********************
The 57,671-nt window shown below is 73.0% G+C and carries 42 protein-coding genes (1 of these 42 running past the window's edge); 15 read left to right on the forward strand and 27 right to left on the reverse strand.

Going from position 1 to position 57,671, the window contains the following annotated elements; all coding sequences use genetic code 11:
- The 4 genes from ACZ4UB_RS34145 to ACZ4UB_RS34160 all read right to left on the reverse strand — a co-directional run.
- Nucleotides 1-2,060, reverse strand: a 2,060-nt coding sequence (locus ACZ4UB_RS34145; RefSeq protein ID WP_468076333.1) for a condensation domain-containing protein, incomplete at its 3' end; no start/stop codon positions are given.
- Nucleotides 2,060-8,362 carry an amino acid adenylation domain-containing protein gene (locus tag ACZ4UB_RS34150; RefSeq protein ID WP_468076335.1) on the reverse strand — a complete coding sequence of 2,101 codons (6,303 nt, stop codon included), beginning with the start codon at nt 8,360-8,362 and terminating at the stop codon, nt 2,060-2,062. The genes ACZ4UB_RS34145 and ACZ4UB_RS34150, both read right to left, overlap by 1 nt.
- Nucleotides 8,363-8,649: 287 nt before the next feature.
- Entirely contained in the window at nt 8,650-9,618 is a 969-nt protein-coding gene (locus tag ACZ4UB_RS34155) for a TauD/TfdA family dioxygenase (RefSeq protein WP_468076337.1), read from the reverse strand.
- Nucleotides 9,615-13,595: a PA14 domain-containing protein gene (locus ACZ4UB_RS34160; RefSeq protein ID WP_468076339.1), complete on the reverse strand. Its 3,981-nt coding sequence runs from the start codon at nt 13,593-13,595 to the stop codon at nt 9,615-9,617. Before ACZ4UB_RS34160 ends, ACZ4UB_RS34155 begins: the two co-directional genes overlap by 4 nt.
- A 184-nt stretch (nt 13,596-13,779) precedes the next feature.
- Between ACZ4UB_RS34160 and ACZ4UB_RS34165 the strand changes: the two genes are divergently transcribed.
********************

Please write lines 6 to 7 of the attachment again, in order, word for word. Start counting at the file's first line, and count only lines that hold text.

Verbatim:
- Nucleotides 8,363-8,649: 287 nt before the next feature.
- Entirely contained in the window at nt 8,650-9,618 is a 969-nt protein-coding gene (locus tag ACZ4UB_RS34155) for a TauD/TfdA family dioxygenase (RefSeq protein WP_468076337.1), read from the reverse strand.